Working From Home

Are you working from home? Are you new to it? Are the days running together yet? Are you ready to defenestrate your computer, your spouse, your kids, your dog aaaand yourself? Well, I have three steps that may be able to help you prevent that. Let’s go back eight years to 2012, when Superstorm Sandy destroyed my town in New York. Similar to our current crisis, this natural disaster forced me to start working from home. It was sudden. It was unexpected. It was necessary. I adapted because I had to, and you will too. You may even love it like I came to, and make it a way of life. I’m going to tell you how I made this transition, with the hope that it may help some of you to improve your experience with working from home.

When I was first home-bound, life was a bit of a mess. I had no idea what day of the week it was, or honestly even what day it was! My husband once woke up from a nap and asked me what time it was, and I told him, but I had to look out the window to find out if it was AM or PM.
You might think step 1 to working well from home is to figure out where to set up your desk, but it’s actually coming up with your routine. The key is having the right mindset and the right environment. If you can get into the right mindset, it really helps, no matter where you are working. Pick a time and get up and get dressed consistently every morning. You want coffee? A run? Do you normally do yoga or work out? Get your kids ready for the day? Whatever your normal morning routine is before work, keep doing it. This is a major part of what keeps the days from running together and what transitions you into work mode. I tried not getting dressed, and at one point, my husband suggested that I at least change into different pajamas, and I have to say, designated work pajamas were a great choice. This routine is important for the end of the day as well. Choose a cutoff time, and that’s it for the day. You’re done with work at that time. Of course there are times where it makes sense, and there will always be exceptions, but if you start regularly working outside of your normal hours, it can easily become a rabbit hole of “What’s work and what’s life?” and the days will run together and you don’t want that.

Once you’ve taken care of getting into work mode, you move onto step 2: you need to pick out the right space. Some of you may have a spare room that you can use as an office, but some of you are going to have to find somewhere to shove your desk. When I first started working from home, I lived in my husband’s parents’ basement in New York. For those of you who are unfamiliar, that means it was small—-very small. We had a tiny kitchen, a bedroom, and a living room. To paint you this picture, after we moved out, his parents turned our bedroom into their closet and our living room into their bedroom. Not only did I not have room for a desk, I didn’t even have a desk. I had to sit on the couch and work from the coffee table. This is when I realized that working well from home is highly about the environment. If all you have is a couch and a coffee table, you pick a spot on the couch that is your “work spot” and you only sit there when you are working. This helps it to feel different from your normal day. If you have the ability to put a desk somewhere, put it somewhere that makes that space feel different from how you normally view that room. When we moved to Florida, I finally got a desk, but it had to go in my bedroom. That doesn’t seem great, right? Wake up in the bedroom, work all day in the bedroom, go to sleep in the bedroom? I set the desk up in a corner of the room I don’t typically spend time in, so the view was different. This was my “work view” and when I sat at my desk I felt like I was in a different space. Get a room divider, hang up a sheet, spin your desk to face the window or wall and put your back to the room. There are a lot of ways you can adjust your space to make it feel different.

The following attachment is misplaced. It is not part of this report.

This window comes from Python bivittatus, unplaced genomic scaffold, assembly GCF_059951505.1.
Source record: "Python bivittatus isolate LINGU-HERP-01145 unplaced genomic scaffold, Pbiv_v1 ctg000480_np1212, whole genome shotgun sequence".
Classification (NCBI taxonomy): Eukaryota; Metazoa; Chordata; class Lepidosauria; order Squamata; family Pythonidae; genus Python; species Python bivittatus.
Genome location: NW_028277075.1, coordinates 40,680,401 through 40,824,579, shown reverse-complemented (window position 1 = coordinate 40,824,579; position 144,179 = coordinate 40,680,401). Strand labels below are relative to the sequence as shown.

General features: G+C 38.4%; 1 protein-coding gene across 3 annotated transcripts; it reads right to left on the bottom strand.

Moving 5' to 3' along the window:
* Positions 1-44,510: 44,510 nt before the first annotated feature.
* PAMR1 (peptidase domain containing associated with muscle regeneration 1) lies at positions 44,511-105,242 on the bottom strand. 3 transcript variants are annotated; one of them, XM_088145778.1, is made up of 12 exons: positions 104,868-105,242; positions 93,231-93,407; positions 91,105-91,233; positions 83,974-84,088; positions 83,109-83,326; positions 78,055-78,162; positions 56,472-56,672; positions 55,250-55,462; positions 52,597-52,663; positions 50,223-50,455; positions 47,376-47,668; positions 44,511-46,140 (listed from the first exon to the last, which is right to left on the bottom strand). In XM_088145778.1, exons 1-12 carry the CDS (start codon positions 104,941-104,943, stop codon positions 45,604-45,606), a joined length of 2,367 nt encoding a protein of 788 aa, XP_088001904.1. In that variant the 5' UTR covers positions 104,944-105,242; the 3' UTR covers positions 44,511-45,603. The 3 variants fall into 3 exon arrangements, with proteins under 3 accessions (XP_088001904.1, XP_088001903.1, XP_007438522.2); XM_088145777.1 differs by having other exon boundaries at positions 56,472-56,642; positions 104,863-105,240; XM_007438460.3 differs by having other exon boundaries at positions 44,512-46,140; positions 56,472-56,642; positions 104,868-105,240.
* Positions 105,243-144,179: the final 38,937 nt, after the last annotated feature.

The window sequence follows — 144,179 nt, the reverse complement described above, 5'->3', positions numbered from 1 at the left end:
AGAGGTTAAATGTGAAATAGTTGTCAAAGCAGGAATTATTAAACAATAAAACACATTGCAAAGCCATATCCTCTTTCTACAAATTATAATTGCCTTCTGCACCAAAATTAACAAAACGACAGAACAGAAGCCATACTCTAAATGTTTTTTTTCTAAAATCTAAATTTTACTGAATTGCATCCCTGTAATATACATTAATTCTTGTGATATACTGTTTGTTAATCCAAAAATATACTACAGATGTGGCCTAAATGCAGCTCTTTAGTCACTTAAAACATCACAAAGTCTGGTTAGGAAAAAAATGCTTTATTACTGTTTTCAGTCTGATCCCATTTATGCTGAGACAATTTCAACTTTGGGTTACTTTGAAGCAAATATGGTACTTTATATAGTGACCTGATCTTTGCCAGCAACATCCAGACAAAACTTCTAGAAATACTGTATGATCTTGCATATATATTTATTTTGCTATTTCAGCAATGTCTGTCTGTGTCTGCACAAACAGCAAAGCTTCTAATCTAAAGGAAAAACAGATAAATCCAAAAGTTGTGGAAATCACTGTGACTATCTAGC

The major thing you are missing out on when working from home is step 3: the human interactions. Sure, you are having phone calls and meetings, but you aren’t making friends or meeting new people. You don’t have a chance to run into someone new in the hallway, or stop by this cool new place you saw on your commute. Whether you’re an introvert or an extrovert, you need to get yourself a community of some sort. A book club, a Dungeons & Dragons group… whatever it is, you need one. If you are reading this, you are interested in the TarValon.Net community. We are pros at keeping in touch remotely, so congratulations, you have made excellent progress with step 3!

I may have a head start on this social distancing thing, but it is still impacting even me. I can’t wear my work pajamas. Now that everyone is home, they all want to video chat, and so I have to wear real clothes. They’re home and for some reason, I have to get dressed. My coworkers and friends who are not used to being home-bound are all working on their step 3. I have more invitations and expectations to join virtual activities than ever in my life and it is exhausting. Happy hours, watch parties, lunch meetings, game nights- I am doing more socializing now than I did before social distancing. If this is happening to you as well, don’t let it overwhelm you- don’t feel obligated to participate in everything you’re invited to. … except TarValon.Net events- you should keep coming to those!

If you are struggling with this enormous change in your life, I hope these notes about my experience can help to make your experience better. Stick to your routine, create a good space, and keep engaging on TarValon.Net. Good luck!

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